Sanders adds, “With the fake Botox, or botulinum toxin type A, side effects have been reported from the use of neurotoxins of an unknown origin.” These include double vision, blurred vision, drooping of the eyelids, hoarseness or change or loss of voice (dysphonia), trouble saying words clearly (dysarthria), loss of bladder control, trouble breathing, trouble swallowing and loss of strength and muscle weakness all over the body. The symptoms can happen hours, days or weeks after you receive an injection.

“Patients should look for the Botox Cosmetic hologram label for authenticity and be given the medication guide or package label information for product safety and usage,” says Veronica Sanders, R.N. and Spa Director with Spa Therapies, LLC.

The real Botox Cosmetic is available in 50-units single dose vials or 100-units single dose vials. Contact your doctor if you have any questions about your Botox Cosmetic treatment. You can also visit www. to view a list of authorized medical facilities with trained injectors.

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f itness

To (Not) Do List: Four Tips Before Marathon Day by Star Ritchey

1. Never try something for the first time.

You may think it’s not a big deal to wear those new socks you just got at the expo the day before, but it is! This goes for clothes, accessories and fueling. The marathon is not your practice run.

2. Don’t start too fast.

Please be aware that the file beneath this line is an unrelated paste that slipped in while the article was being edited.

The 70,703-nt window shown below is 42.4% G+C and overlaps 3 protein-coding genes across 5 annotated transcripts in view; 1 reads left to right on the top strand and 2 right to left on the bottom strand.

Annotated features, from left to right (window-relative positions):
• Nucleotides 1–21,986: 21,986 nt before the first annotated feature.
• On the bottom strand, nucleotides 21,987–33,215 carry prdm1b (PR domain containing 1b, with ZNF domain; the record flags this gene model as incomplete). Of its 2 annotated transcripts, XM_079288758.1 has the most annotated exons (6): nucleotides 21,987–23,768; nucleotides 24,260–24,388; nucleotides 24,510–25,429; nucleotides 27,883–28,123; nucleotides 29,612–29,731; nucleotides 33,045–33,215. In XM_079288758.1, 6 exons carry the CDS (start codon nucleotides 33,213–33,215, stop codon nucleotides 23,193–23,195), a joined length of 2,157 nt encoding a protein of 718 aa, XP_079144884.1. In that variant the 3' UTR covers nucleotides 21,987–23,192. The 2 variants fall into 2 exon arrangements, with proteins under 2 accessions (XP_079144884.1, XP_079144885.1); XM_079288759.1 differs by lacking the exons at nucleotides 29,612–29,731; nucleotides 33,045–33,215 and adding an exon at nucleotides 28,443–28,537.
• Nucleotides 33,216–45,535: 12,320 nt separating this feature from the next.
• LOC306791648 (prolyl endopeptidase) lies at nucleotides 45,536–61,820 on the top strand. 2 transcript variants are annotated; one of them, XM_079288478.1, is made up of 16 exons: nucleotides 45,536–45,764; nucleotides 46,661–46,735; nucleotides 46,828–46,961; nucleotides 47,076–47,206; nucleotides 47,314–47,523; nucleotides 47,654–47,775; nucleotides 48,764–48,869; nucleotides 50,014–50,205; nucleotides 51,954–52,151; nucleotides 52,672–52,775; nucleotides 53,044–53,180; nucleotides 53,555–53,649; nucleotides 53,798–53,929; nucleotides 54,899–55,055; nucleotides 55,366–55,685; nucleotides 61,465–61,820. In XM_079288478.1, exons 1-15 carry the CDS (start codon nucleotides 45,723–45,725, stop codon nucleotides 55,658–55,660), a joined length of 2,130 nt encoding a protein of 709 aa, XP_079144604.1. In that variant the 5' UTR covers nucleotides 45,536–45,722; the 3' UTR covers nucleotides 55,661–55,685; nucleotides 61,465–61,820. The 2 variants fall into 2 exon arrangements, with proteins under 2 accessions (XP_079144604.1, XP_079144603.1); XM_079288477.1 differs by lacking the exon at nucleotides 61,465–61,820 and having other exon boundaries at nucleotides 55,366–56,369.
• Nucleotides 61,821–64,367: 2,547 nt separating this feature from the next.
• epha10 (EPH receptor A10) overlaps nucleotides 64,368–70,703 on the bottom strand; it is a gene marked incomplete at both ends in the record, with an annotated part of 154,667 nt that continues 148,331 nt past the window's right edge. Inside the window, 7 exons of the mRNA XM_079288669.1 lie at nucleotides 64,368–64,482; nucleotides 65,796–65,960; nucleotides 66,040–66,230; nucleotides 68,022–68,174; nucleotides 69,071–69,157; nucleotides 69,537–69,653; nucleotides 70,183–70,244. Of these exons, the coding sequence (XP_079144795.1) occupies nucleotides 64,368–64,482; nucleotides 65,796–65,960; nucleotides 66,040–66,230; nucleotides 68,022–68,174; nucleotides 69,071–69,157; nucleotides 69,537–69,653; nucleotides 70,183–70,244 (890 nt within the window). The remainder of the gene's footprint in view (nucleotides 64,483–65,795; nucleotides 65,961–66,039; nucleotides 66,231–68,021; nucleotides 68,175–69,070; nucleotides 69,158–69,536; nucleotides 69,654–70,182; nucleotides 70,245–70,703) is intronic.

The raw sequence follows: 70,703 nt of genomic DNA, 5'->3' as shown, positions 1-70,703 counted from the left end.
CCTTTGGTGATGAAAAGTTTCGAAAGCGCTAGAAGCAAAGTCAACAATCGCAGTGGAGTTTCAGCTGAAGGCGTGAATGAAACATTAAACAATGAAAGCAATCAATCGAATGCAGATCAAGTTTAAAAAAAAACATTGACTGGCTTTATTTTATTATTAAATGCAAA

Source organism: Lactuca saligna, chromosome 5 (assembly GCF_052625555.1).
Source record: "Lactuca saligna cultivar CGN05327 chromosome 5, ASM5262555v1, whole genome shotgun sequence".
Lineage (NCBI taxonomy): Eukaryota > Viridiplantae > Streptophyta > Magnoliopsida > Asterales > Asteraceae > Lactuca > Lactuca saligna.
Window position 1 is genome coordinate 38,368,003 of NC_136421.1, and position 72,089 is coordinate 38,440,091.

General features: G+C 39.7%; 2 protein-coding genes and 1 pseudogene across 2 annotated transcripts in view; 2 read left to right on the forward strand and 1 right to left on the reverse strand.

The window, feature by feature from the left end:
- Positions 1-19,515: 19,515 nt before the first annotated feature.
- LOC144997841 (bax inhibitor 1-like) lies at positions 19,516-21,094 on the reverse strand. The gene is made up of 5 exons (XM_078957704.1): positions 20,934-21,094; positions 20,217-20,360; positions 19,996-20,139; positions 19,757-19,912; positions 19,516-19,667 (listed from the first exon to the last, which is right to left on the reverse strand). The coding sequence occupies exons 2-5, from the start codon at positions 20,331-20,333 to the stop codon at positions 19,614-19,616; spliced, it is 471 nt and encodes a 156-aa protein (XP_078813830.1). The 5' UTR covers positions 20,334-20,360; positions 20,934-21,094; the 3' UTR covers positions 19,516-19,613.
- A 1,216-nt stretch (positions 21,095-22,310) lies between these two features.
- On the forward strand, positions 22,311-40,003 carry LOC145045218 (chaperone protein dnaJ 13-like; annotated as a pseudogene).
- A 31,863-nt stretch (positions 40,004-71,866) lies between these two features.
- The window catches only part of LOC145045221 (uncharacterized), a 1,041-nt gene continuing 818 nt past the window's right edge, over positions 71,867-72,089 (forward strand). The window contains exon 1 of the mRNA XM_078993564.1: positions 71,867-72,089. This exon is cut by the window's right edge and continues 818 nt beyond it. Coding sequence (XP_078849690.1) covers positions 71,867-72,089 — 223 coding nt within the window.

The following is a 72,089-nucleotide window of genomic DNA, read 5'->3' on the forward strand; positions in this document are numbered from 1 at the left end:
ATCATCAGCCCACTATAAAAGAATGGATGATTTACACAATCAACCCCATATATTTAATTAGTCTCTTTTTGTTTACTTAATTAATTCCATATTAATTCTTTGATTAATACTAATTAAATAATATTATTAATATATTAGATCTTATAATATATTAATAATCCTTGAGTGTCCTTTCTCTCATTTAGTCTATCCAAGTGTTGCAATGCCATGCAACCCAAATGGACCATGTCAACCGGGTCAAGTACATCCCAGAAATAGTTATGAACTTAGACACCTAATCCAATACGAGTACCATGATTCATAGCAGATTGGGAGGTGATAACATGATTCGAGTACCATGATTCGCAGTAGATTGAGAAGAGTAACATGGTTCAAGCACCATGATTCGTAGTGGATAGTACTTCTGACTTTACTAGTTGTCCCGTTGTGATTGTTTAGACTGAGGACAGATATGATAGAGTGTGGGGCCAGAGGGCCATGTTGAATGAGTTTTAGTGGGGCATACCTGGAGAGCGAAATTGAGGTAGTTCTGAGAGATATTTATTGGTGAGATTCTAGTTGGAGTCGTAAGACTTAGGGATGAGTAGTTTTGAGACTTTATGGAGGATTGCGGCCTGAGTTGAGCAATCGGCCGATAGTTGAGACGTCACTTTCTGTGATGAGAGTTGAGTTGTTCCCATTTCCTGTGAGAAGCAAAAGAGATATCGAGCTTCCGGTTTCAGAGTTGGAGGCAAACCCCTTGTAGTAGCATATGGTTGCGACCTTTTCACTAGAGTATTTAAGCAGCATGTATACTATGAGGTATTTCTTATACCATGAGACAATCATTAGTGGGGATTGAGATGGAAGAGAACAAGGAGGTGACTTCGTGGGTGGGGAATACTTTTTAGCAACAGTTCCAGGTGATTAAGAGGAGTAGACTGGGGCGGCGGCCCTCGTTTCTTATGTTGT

Remind yourself that 26.2 miles is a long way to go and you don’t want to use all of your energy too quickly in the beginning. Fight the panic you may feel when getting passed by other runners. Ease into a comfortable rhythm and hold onto a little bit of that early energy. At mile 18 you can re-evaluate, and if you’re still feeling like you’ve got more to give, go for it!

3. Don’t forget about etiquette.

Watch where you’re throwing your water cups and gel packets—avoid throwing them at another runner’s feet. Don’t forget—you’re not the only one on the course. If you’re planning on walking, please scoot over. And never come to a grinding halt, because the runner behind you will rear-end you! If you have the opportunity (and breath!), thank the volunteers and spectators who are out there for you. Support your fellow runners!

4. Don’t expect a perfect race.

We all hope for the perfect race day, but don’t fall apart if it doesn’t turn out that way. Have an “A” goal and “B” goal and be prepared to roll with the punches when certain things don’t go as planned—like that unexpected bathroom stop. Keep your head in the game.

Race Day Fuel Rules:

Star Ritchey (ACE-certified Personal Trainer, RRCAcertified running coach, MSW) leads Star Runners, a running group training for the St. Jude Memphis Marathon, Saturday, December 3.

health+fitness | November 2011